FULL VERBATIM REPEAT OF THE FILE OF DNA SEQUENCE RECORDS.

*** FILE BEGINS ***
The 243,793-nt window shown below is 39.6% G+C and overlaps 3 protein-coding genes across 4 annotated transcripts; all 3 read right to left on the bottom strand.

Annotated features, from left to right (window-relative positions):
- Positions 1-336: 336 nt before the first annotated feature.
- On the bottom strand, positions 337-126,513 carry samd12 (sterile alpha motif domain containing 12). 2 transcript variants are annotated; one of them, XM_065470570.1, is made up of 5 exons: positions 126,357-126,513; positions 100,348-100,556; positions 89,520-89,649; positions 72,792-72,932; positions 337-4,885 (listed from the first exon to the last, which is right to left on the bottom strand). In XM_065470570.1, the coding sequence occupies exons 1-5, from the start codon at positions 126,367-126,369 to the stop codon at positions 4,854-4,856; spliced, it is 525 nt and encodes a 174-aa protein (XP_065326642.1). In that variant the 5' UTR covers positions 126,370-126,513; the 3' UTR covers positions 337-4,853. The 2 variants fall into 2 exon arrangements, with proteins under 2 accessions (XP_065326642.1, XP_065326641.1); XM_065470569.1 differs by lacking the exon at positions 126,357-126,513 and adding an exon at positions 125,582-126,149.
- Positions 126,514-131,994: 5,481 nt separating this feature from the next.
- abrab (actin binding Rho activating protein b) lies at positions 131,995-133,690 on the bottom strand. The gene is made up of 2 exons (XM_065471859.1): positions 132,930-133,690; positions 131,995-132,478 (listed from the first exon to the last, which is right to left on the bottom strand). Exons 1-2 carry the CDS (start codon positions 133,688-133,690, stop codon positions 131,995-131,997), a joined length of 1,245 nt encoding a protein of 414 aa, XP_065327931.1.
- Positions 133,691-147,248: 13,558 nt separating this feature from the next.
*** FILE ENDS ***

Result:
The 243,793-nt window shown below is 39.6% G+C and overlaps 3 protein-coding genes across 4 annotated transcripts; all 3 read right to left on the bottom strand.

Annotated features, from left to right (window-relative positions):
- Positions 1-336: 336 nt before the first annotated feature.
- On the bottom strand, positions 337-126,513 carry samd12 (sterile alpha motif domain containing 12). 2 transcript variants are annotated; one of them, XM_065470570.1, is made up of 5 exons: positions 126,357-126,513; positions 100,348-100,556; positions 89,520-89,649; positions 72,792-72,932; positions 337-4,885 (listed from the first exon to the last, which is right to left on the bottom strand). In XM_065470570.1, the coding sequence occupies exons 1-5, from the start codon at positions 126,367-126,369 to the stop codon at positions 4,854-4,856; spliced, it is 525 nt and encodes a 174-aa protein (XP_065326642.1). In that variant the 5' UTR covers positions 126,370-126,513; the 3' UTR covers positions 337-4,853. The 2 variants fall into 2 exon arrangements, with proteins under 2 accessions (XP_065326642.1, XP_065326641.1); XM_065470569.1 differs by lacking the exon at positions 126,357-126,513 and adding an exon at positions 125,582-126,149.
- Positions 126,514-131,994: 5,481 nt separating this feature from the next.
- abrab (actin binding Rho activating protein b) lies at positions 131,995-133,690 on the bottom strand. The gene is made up of 2 exons (XM_065471859.1): positions 132,930-133,690; positions 131,995-132,478 (listed from the first exon to the last, which is right to left on the bottom strand). Exons 1-2 carry the CDS (start codon positions 133,688-133,690, stop codon positions 131,995-131,997), a joined length of 1,245 nt encoding a protein of 414 aa, XP_065327931.1.
- Positions 133,691-147,248: 13,558 nt separating this feature from the next.